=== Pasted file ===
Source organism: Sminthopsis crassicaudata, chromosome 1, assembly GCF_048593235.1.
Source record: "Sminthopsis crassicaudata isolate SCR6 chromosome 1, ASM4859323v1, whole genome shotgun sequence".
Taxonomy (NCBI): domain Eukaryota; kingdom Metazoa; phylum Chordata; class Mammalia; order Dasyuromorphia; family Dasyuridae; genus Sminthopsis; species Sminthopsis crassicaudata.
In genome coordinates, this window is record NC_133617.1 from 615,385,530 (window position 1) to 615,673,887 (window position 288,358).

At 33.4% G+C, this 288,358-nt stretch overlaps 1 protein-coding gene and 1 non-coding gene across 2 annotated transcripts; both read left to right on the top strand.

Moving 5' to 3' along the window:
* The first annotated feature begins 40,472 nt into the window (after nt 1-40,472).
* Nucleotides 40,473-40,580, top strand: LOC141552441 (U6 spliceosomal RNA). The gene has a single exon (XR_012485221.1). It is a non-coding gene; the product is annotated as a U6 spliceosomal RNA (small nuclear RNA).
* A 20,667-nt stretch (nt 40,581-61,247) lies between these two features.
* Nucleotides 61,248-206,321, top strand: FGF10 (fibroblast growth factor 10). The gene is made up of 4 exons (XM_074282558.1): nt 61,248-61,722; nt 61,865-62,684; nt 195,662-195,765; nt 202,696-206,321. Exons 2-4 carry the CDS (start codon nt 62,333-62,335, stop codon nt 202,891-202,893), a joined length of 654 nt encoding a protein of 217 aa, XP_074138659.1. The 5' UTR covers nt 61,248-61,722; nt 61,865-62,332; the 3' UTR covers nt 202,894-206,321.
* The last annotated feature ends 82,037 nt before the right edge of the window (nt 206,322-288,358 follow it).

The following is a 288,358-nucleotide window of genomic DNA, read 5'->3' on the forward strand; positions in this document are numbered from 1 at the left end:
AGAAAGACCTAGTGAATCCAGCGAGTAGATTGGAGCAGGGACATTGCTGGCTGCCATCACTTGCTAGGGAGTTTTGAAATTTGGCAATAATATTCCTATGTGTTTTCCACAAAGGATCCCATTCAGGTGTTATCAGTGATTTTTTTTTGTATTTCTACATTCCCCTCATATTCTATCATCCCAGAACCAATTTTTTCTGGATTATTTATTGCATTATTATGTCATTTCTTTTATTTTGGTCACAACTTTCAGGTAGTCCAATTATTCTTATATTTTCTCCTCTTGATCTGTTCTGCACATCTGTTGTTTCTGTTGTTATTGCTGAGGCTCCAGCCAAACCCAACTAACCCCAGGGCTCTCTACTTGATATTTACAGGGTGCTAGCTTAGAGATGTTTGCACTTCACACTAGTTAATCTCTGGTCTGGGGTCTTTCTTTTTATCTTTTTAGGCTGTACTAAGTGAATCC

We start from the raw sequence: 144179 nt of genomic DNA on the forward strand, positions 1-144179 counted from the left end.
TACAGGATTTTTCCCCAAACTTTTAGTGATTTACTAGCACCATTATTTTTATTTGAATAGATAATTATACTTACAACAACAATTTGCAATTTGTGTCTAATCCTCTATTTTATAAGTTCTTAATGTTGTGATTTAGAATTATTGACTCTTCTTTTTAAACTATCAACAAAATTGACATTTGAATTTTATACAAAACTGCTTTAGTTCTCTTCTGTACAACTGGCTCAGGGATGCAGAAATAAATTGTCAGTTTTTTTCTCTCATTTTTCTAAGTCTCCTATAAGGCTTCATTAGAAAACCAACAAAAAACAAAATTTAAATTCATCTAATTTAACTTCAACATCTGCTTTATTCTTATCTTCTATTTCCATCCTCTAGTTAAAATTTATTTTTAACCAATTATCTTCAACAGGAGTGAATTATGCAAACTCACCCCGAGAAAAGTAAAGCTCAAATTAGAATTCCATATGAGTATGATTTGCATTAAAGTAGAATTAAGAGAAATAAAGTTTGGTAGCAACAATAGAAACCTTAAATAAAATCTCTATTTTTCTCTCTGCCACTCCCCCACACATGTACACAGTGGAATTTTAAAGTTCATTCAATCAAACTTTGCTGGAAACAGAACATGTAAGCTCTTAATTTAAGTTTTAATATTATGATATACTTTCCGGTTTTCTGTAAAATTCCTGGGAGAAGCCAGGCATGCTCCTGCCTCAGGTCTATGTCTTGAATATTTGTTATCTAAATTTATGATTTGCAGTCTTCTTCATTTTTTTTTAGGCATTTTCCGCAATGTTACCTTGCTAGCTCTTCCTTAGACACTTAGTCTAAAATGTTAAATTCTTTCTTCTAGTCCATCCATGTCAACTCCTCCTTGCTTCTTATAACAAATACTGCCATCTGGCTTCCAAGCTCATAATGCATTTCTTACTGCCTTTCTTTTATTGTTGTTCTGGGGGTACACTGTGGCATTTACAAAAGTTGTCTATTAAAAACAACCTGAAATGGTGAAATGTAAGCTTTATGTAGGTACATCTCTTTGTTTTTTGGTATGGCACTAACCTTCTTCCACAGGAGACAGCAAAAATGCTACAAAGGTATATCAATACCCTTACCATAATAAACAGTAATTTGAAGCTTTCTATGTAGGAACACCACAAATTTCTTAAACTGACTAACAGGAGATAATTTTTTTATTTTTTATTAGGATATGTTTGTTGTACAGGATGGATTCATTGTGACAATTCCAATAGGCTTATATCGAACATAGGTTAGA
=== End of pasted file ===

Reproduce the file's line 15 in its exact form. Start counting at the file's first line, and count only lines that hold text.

TACAGGATTTTTCCCCAAACTTTTAGTGATTTACTAGCACCATTATTTTTATTTGAATAGATAATTATACTTACAACAACAATTTGCAATTTGTGTCTAATCCTCTATTTTATAAGTTCTTAATGTTGTGATTTAGAATTATTGACTCTTCTTTTTAAACTATCAACAAAATTGACATTTGAATTTTATACAAAACTGCTTTAGTTCTCTTCTGTACAACTGGCTCAGGGATGCAGAAATAAATTGTCAGTTTTTTTCTCTCATTTTTCTAAGTCTCCTATAAGGCTTCATTAGAAAACCAACAAAAAACAAAATTTAAATTCATCTAATTTAACTTCAACATCTGCTTTATTCTTATCTTCTATTTCCATCCTCTAGTTAAAATTTATTTTTAACCAATTATCTTCAACAGGAGTGAATTATGCAAACTCACCCCGAGAAAAGTAAAGCTCAAATTAGAATTCCATATGAGTATGATTTGCATTAAAGTAGAATTAAGAGAAATAAAGTTTGGTAGCAACAATAGAAACCTTAAATAAAATCTCTATTTTTCTCTCTGCCACTCCCCCACACATGTACACAGTGGAATTTTAAAGTTCATTCAATCAAACTTTGCTGGAAACAGAACATGTAAGCTCTTAATTTAAGTTTTAATATTATGATATACTTTCCGGTTTTCTGTAAAATTCCTGGGAGAAGCCAGGCATGCTCCTGCCTCAGGTCTATGTCTTGAATATTTGTTATCTAAATTTATGATTTGCAGTCTTCTTCATTTTTTTTTAGGCATTTTCCGCAATGTTACCTTGCTAGCTCTTCCTTAGACACTTAGTCTAAAATGTTAAATTCTTTCTTCTAGTCCATCCATGTCAACTCCTCCTTGCTTCTTATAACAAATACTGCCATCTGGCTTCCAAGCTCATAATGCATTTCTTACTGCCTTTCTTTTATTGTTGTTCTGGGGGTACACTGTGGCATTTACAAAAGTTGTCTATTAAAAACAACCTGAAATGGTGAAATGTAAGCTTTATGTAGGTACATCTCTTTGTTTTTTGGTATGGCACTAACCTTCTTCCACAGGAGACAGCAAAAATGCTACAAAGGTATATCAATACCCTTACCATAATAAACAGTAATTTGAAGCTTTCTATGTAGGAACACCACAAATTTCTTAAACTGACTAACAGGAGATAATTTTTTTATTTTTTATTAGGATATGTTTGTTGTACAGGATGGATTCATTGTGACAATTCCAATAGGCTTATATCGAACATAGGTTAGA